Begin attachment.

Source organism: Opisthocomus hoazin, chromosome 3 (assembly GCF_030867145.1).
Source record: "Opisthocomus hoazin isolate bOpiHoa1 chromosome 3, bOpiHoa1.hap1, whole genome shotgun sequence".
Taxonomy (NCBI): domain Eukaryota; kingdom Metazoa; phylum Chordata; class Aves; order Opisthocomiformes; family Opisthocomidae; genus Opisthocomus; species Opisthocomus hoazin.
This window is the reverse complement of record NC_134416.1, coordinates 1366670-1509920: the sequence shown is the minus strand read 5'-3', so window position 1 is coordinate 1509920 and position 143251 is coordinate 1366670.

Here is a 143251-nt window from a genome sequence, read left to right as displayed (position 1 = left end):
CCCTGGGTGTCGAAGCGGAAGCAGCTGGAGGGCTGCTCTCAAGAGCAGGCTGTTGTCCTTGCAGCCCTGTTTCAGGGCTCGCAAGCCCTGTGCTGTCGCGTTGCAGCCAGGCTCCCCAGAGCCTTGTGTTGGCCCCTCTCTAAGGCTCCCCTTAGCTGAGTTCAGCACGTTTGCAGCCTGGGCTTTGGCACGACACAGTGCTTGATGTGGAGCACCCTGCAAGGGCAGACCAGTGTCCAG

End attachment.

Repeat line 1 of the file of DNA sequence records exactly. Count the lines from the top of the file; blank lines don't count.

Source organism: Opisthocomus hoazin, chromosome 3 (assembly GCF_030867145.1).